Chronicle of the Kings of Alba (extract from the entry for Cináed mac Ailpín) –
‘Septimo anno regni sui, reliquias Sancti Columbae transportavit ad ecclesiam quam construxit, et invasit sexies Saxoniam; et concremavit Dunbarre atque Marlos usurpata. Britanni autem concremaverunt Dubblain, atque Danari vastaverunt Pictaviam, ad Cluanan et Duncalden.’
[‘In the seventh year of his rule, he transferred the remains of Saint Columba to the church which he built (at Dunkeld), and he attacked England six times; and he burned Dunbar and captured Melrose. However, the Britons burned Dunblane, and the Danes laid waste to Pictland, as far as Clunie and Dunkeld.’]

The suggestion that the unidentified civitas Nrurim might be Dunblane was made by Alex Woolf on page 116 of his book From Pictland to Alba, 789-1070 (Edinburgh, 2007)

Photos of the two Dunblane stones (via the Canmore database)

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Pictish symbol stone gets the 3D treatment

Pictish Craw Stane

The Craw Stane. Photograph by R. Brown, published in The Early Christian Monuments of Scotland (1903).

One of the accounts I follow on Twitter is the ACCORD Project which seeks to involve local communities in 3D digital visualisations of their heritage. The project’s full name is Archaeology Community Co-Production of Research Data. It’s run by the Glasgow School of Art’s Digital Design Studio in partnership with RCAHMS and the university archaeology departments at Glasgow and Manchester. Three weeks ago, the project website showed an example of how 3D printing technology can be used to produce models of ancient objects from digital photographs. The object in question is the Craw Stane at Rhynie in Aberdeenshire, a rough-hewn monolith carved with two Pictish symbols – a salmon and the enigmatic ‘Pictish beast’. The Craw Stane stands in what was undoubtedly an important landscape of power and ritual in the first millennium AD.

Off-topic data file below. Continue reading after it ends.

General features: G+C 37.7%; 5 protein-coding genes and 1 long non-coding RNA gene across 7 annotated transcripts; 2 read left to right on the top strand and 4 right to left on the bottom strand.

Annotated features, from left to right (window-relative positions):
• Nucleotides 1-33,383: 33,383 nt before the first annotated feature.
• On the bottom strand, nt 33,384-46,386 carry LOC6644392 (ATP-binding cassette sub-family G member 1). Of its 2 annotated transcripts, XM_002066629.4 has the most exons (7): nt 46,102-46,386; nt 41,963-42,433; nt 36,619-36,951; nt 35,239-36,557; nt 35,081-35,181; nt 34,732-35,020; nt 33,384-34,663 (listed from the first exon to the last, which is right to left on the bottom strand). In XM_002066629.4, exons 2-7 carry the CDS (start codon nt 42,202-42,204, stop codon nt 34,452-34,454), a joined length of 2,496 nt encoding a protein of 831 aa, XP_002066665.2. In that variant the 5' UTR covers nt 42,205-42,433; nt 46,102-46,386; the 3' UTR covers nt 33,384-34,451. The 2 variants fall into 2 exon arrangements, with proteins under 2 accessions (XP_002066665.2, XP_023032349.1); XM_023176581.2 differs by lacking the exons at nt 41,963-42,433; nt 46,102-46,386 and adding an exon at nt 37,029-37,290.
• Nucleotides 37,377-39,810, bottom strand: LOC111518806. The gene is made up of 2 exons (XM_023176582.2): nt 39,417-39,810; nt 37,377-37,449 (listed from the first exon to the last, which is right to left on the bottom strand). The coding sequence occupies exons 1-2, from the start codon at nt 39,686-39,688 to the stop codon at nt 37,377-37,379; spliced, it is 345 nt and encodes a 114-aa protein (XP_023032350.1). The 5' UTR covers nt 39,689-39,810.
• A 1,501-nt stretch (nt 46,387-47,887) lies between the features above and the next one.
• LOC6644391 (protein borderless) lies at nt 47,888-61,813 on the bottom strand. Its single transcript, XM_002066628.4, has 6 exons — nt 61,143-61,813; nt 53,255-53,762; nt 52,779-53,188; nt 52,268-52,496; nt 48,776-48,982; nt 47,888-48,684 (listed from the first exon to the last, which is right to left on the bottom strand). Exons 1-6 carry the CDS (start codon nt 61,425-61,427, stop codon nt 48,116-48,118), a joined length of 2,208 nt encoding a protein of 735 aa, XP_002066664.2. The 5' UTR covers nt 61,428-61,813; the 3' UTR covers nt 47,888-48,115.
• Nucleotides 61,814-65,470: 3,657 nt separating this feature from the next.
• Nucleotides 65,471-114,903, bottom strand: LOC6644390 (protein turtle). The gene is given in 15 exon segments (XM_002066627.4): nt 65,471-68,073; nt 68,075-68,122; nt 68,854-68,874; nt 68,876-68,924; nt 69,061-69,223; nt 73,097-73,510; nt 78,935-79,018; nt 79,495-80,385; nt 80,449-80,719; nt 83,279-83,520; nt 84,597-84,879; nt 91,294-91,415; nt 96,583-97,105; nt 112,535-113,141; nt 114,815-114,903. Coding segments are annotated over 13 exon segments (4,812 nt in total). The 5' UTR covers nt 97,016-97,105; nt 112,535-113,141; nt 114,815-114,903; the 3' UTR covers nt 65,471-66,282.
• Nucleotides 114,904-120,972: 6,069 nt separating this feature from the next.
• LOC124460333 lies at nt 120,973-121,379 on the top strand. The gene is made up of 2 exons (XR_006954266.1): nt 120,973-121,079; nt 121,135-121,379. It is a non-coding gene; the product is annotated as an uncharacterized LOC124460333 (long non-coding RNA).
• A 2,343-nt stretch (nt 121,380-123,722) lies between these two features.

Based on data from 130 separate photographs, the 3D model was produced by Rhynie Woman – a collective of local artists – working alongside ACCORD. Click the link below to see the result.

Craw Stane printed in 3D

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More links….

Short video of the Craw Stane model being printed (looks like not much happening at first, but wait for the impressive finish)

Photographs of the collaboration between Rhynie Woman and ACCORD.

ACCORD Project website and Twitter account.

Description of the Craw Stane at the RCAHMS Canmore database

Rhynie Woman has a webpage and a Facebook page (where I spotted their excellent T-shirt design based on the famous ‘Rhynie Man’ Pictish carving)

Rhynie Environs Archaeological Project

Another collaboration between ACCORD and a local community has created a 3D model of a standing stone carved with an early medieval cross at Camas nan Geall in Ardnamurchan.

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Two Crosses

Dupplin Cross and Barochan Cross
End of April already, which means Springtime is underway and Summer is on the horizon. This is a good time to think about visiting museums, historic sites and other heritage attractions.

If you’re planning a trip to Scotland this year, and hoping to see some fine examples of early medieval sculpture, the above illustration offers a couple of ideas. It incorporates two drawings by John Romilly Allen from an old book called The Early Christian Monuments of Scotland (published in 1903).

On the left, the Dupplin Cross, a magnificent Pictish stone from the early 9th century AD. It’s on display at St Serf’s Church in the village of Dunning in Perthshire.